Wednesday, October 24, 2007

Constituent Service Hotline: Councilor-At-Large Candidates Respond to Questionnaire

Many of the candidates for the Boston City Councilor-At-Large seat responded to the Brighton Centered questionnaire. Here you can see all of their responses to one of those questions.

QUESTION: Have you ever used the Mayor's 24-Hour Constituent Service hotline, either the phone number or the online version? Is it an effective tool for delivering constituent services? What, if anything, would you change about it?

COUNCILOR FELIX ARROYO: I’ve never used either version personally. I do think that the Mayor’s line can act as a good central number and referral service. However, I strongly support a move to a 311 system which would provide an easily recognizable number (311!) for all non-emergency service calls. I met with the Mayor of Somerville recently about their 311 system and it also includes the advantage of immediate service by those answering that line. Callers should never be forwarded to other individuals and Boston’s service line (like Somerville’s) should include trained individuals who can either immediately solve your problem or solve it personally and then call the caller back to report “problem solved.”

JOHN CONNOLLY: The Mayor’s 24-Hour Constituent Hotline is a valuable tool for delivering constituent services. I also support the development and implementation of a 311 system whereby residents call one number (311) to acquire information, inquire about services, report problems, and track the status of issues. 311 operators are highly trained and knowledgeable about every aspect of city services and act as a one-stop resource. I also support the development and implementation of a "stat tracking" system to track the nature of the calls received and the responsiveness of the city. Keeping track of this information will help the city anticipate future needs and provide better services.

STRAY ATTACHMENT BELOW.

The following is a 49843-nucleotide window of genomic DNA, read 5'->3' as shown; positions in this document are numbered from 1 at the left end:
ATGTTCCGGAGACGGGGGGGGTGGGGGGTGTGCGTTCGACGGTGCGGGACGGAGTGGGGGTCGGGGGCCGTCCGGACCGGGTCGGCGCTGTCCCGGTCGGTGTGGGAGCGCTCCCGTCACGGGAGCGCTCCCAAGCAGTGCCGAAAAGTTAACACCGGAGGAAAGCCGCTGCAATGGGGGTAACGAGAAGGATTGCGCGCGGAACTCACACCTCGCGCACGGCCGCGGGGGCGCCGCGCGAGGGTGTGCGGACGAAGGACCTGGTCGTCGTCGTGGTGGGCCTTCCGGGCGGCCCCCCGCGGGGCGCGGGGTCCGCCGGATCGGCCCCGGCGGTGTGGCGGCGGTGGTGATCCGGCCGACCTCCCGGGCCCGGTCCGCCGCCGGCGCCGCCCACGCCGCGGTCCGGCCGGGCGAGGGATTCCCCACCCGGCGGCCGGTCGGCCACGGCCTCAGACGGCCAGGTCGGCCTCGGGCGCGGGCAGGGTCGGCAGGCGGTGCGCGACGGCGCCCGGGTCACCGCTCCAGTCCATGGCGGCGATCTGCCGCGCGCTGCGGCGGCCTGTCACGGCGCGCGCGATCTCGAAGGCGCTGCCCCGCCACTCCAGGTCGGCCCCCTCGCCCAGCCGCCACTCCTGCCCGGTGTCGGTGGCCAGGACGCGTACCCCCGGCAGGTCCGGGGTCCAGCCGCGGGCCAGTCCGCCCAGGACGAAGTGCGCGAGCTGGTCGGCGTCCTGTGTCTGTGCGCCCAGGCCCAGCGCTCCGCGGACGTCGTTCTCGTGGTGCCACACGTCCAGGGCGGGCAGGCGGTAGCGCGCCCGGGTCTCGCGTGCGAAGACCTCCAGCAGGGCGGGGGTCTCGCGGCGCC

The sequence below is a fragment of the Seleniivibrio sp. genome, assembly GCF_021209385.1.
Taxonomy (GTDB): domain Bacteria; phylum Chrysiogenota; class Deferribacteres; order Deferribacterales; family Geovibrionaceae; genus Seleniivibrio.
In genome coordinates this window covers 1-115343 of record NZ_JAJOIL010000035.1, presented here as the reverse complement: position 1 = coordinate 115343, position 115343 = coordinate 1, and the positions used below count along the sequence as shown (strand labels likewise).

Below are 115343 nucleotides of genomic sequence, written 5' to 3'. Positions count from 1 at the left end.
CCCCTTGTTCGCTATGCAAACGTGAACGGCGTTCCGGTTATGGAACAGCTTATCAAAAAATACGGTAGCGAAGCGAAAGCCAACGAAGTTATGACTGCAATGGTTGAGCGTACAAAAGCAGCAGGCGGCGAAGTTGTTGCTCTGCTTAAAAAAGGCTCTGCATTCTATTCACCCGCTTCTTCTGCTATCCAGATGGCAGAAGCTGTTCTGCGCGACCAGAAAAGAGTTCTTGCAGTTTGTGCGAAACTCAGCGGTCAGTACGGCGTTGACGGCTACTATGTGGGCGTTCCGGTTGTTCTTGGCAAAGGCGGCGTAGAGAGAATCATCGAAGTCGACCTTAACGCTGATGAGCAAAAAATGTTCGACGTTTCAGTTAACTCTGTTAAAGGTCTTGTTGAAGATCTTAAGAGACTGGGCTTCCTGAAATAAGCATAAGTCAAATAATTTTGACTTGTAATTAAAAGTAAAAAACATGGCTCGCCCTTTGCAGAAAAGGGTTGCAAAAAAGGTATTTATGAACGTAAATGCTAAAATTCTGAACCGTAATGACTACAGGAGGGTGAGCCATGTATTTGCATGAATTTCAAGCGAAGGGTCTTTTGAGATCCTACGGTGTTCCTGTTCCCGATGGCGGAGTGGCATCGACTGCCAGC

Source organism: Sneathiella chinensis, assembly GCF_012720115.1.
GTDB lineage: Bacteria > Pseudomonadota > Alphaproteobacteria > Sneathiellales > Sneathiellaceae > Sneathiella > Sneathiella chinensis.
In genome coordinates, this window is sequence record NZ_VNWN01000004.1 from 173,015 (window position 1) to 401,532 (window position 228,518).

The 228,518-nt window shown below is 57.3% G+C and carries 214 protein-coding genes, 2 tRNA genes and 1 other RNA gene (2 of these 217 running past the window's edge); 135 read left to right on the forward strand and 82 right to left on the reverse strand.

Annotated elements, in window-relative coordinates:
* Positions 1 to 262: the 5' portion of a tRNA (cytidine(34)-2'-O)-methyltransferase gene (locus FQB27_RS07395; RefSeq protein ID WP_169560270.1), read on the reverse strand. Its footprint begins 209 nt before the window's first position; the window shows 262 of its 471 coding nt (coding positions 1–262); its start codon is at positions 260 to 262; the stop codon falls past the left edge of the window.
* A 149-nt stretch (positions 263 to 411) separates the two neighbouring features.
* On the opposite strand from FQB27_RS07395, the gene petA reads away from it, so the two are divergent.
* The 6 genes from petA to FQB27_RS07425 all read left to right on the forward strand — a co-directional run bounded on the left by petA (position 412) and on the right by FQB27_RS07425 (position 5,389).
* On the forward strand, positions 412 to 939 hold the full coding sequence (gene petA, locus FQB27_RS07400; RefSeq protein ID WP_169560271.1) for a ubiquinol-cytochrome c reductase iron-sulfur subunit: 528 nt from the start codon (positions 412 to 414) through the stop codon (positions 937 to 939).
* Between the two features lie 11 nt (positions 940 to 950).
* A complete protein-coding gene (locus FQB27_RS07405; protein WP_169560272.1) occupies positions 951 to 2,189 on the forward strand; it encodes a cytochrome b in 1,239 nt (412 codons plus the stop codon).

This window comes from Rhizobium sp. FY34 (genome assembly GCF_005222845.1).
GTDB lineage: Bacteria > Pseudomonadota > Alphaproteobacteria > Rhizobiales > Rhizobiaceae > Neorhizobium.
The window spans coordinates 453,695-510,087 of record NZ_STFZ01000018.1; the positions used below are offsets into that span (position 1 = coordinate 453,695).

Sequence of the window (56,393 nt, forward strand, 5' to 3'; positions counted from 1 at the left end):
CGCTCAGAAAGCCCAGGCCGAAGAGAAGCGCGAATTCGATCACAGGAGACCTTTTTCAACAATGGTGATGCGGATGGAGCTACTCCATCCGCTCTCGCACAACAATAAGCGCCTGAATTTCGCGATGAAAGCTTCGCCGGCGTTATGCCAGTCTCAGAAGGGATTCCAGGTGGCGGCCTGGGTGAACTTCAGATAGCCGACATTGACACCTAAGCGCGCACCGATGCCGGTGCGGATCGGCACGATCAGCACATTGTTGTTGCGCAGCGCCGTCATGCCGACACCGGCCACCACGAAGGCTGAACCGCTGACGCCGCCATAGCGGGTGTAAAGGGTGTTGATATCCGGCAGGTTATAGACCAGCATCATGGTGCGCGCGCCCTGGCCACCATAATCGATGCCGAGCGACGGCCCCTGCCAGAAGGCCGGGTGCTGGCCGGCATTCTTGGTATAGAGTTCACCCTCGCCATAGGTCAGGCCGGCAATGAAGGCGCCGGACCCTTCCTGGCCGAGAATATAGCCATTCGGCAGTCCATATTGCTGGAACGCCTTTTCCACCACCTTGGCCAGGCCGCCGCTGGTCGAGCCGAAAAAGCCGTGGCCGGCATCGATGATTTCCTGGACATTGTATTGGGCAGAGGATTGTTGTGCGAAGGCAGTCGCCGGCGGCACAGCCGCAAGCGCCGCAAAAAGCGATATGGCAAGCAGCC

COUNCILOR MICHAEL FLAHERTY: The city has an obligation to responsibly and efficiently meet the needs of constituents. However, I am unsure that the 24-hour hotline is the appropriate tool as it lacks the ability to track constituents’ requests. That is why we need CitiStat, which is a government accountability program that I called for in 2004. CitiStat enables every request to be tracked so that the city – and its residents (by phone or internet) – can comprehend how quickly and adequately requests are addressed.

MATTHEW GEARY: I have used the hotline, and while new channels of communication are important, they are not sufficient in creating open, democratic, collective responses. Councilors are elected to respond to the people's needs and I have been a participant and organizer in past campaigns to improve city services, defend union rights and stop the "T" fare increases. By sponsoring hearings and drawing the city's attention the to needs of working people, I will go beyond the partial solution of a "hotline service" and be an tangible advocate.

MARTIN HOGAN: Yes, I have used the Mayor’s Hotline, and I can say that I feel the system is not benefiting the residents of the city. I would propose as your at large city councilor that we try to fix this system in two ways. First, I want to create local city halls in each neighborhood of the city, where our residents can access the needed city services anytime during the week and on Saturdays when many have free time from work. Secondly, I will personally, as your city councilor, have open office hours throughout the city, in each neighborhood where you will actually be able to access the council. I am running to bridge the gap between our neighborhoods and our city hall for each and every resident of our city.

COUNCILOR SAM YOON: I use the Mayor’s 24-Hour hotline frequently, and like the Article 80 process mentioned above, it is a good idea that needs improvement. Last year I had the opportunity to tour the 311 call center in Somerville and I was amazed. Unlike Boston’s hotline, in Somerville there is a state-of-the-art, centralized accountability system. Callers can track their requests from the time they are made to the time of completion using modern customer service technology developed from the private sector. All of this information is open and available to anybody with the internet. I believe that residents should have direct access to their city government, especially when it comes to concrete quality of life issues. The mayor’s hotline is not utilized nearly as much as it could, but wholesale improvements would have to be made before its potential is fully realized.

Candidate David Wyatt and Councilor Stephen Murphy did not respond to the questionnaire.

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